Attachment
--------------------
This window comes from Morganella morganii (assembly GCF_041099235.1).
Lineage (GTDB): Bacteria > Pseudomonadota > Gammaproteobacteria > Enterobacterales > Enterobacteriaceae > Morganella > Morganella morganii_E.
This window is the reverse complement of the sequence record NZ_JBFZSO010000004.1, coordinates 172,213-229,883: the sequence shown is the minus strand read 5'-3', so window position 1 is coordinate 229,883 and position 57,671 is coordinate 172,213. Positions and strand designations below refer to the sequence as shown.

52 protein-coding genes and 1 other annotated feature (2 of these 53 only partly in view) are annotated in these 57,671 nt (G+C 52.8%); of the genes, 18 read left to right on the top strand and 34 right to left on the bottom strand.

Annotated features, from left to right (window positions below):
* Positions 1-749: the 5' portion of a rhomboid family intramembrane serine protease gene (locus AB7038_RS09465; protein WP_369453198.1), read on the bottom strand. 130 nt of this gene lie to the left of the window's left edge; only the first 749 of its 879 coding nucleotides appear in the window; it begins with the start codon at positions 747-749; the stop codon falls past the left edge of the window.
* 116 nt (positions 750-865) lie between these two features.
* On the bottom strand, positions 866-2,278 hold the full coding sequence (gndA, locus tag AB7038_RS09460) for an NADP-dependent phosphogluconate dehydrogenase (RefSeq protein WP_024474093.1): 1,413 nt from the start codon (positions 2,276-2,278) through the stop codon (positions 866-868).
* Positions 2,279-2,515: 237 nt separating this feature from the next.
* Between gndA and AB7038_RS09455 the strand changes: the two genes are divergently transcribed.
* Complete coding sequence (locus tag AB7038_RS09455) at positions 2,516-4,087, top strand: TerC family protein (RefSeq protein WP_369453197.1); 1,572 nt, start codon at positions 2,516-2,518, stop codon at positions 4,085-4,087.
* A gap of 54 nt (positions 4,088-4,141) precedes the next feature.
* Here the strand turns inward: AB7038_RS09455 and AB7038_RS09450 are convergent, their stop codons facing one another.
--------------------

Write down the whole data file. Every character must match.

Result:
This window comes from Morganella morganii (assembly GCF_041099235.1).
Lineage (GTDB): Bacteria > Pseudomonadota > Gammaproteobacteria > Enterobacterales > Enterobacteriaceae > Morganella > Morganella morganii_E.
This window is the reverse complement of the sequence record NZ_JBFZSO010000004.1, coordinates 172,213-229,883: the sequence shown is the minus strand read 5'-3', so window position 1 is coordinate 229,883 and position 57,671 is coordinate 172,213. Positions and strand designations below refer to the sequence as shown.

52 protein-coding genes and 1 other annotated feature (2 of these 53 only partly in view) are annotated in these 57,671 nt (G+C 52.8%); of the genes, 18 read left to right on the top strand and 34 right to left on the bottom strand.

Annotated features, from left to right (window positions below):
* Positions 1-749: the 5' portion of a rhomboid family intramembrane serine protease gene (locus AB7038_RS09465; protein WP_369453198.1), read on the bottom strand. 130 nt of this gene lie to the left of the window's left edge; only the first 749 of its 879 coding nucleotides appear in the window; it begins with the start codon at positions 747-749; the stop codon falls past the left edge of the window.
* 116 nt (positions 750-865) lie between these two features.
* On the bottom strand, positions 866-2,278 hold the full coding sequence (gndA, locus tag AB7038_RS09460) for an NADP-dependent phosphogluconate dehydrogenase (RefSeq protein WP_024474093.1): 1,413 nt from the start codon (positions 2,276-2,278) through the stop codon (positions 866-868).
* Positions 2,279-2,515: 237 nt separating this feature from the next.
* Between gndA and AB7038_RS09455 the strand changes: the two genes are divergently transcribed.
* Complete coding sequence (locus tag AB7038_RS09455) at positions 2,516-4,087, top strand: TerC family protein (RefSeq protein WP_369453197.1); 1,572 nt, start codon at positions 2,516-2,518, stop codon at positions 4,085-4,087.
* A gap of 54 nt (positions 4,088-4,141) precedes the next feature.
* Here the strand turns inward: AB7038_RS09455 and AB7038_RS09450 are convergent, their stop codons facing one another.